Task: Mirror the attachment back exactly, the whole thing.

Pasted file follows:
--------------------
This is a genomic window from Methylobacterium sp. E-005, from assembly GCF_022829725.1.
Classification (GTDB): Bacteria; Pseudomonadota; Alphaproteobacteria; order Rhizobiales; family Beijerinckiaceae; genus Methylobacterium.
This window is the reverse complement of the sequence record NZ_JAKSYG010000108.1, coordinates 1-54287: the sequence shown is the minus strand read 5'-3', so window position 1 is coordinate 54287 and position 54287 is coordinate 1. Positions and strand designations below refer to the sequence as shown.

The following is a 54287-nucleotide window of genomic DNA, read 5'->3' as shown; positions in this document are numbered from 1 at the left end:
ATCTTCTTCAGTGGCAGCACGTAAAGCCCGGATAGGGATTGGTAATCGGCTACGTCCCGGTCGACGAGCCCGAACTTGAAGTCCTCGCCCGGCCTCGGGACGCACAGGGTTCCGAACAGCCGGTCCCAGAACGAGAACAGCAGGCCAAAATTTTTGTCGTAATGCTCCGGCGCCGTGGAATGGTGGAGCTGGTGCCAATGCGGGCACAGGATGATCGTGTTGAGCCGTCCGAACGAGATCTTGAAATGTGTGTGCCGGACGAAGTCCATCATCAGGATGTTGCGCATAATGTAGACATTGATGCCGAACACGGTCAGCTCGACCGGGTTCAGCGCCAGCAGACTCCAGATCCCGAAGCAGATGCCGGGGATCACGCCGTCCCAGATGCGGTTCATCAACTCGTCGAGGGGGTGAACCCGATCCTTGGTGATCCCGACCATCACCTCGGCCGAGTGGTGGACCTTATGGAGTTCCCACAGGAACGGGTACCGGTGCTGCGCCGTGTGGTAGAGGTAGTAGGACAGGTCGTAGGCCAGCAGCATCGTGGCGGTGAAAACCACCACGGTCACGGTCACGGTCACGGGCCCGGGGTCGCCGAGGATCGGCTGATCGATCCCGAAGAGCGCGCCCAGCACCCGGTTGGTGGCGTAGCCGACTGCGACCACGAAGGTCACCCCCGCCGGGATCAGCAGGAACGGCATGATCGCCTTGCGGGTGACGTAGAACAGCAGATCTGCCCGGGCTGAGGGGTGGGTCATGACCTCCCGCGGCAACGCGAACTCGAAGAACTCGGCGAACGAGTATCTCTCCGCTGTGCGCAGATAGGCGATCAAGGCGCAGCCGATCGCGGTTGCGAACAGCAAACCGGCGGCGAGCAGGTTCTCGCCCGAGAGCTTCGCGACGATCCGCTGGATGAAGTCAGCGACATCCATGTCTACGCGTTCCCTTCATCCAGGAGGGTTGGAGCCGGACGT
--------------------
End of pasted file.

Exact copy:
This is a genomic window from Methylobacterium sp. E-005, from assembly GCF_022829725.1.
Classification (GTDB): Bacteria; Pseudomonadota; Alphaproteobacteria; order Rhizobiales; family Beijerinckiaceae; genus Methylobacterium.
This window is the reverse complement of the sequence record NZ_JAKSYG010000108.1, coordinates 1-54287: the sequence shown is the minus strand read 5'-3', so window position 1 is coordinate 54287 and position 54287 is coordinate 1. Positions and strand designations below refer to the sequence as shown.

The following is a 54287-nucleotide window of genomic DNA, read 5'->3' as shown; positions in this document are numbered from 1 at the left end:
ATCTTCTTCAGTGGCAGCACGTAAAGCCCGGATAGGGATTGGTAATCGGCTACGTCCCGGTCGACGAGCCCGAACTTGAAGTCCTCGCCCGGCCTCGGGACGCACAGGGTTCCGAACAGCCGGTCCCAGAACGAGAACAGCAGGCCAAAATTTTTGTCGTAATGCTCCGGCGCCGTGGAATGGTGGAGCTGGTGCCAATGCGGGCACAGGATGATCGTGTTGAGCCGTCCGAACGAGATCTTGAAATGTGTGTGCCGGACGAAGTCCATCATCAGGATGTTGCGCATAATGTAGACATTGATGCCGAACACGGTCAGCTCGACCGGGTTCAGCGCCAGCAGACTCCAGATCCCGAAGCAGATGCCGGGGATCACGCCGTCCCAGATGCGGTTCATCAACTCGTCGAGGGGGTGAACCCGATCCTTGGTGATCCCGACCATCACCTCGGCCGAGTGGTGGACCTTATGGAGTTCCCACAGGAACGGGTACCGGTGCTGCGCCGTGTGGTAGAGGTAGTAGGACAGGTCGTAGGCCAGCAGCATCGTGGCGGTGAAAACCACCACGGTCACGGTCACGGTCACGGGCCCGGGGTCGCCGAGGATCGGCTGATCGATCCCGAAGAGCGCGCCCAGCACCCGGTTGGTGGCGTAGCCGACTGCGACCACGAAGGTCACCCCCGCCGGGATCAGCAGGAACGGCATGATCGCCTTGCGGGTGACGTAGAACAGCAGATCTGCCCGGGCTGAGGGGTGGGTCATGACCTCCCGCGGCAACGCGAACTCGAAGAACTCGGCGAACGAGTATCTCTCCGCTGTGCGCAGATAGGCGATCAAGGCGCAGCCGATCGCGGTTGCGAACAGCAAACCGGCGGCGAGCAGGTTCTCGCCCGAGAGCTTCGCGACGATCCGCTGGATGAAGTCAGCGACATCCATGTCTACGCGTTCCCTTCATCCAGGAGGGTTGGAGCCGGACGT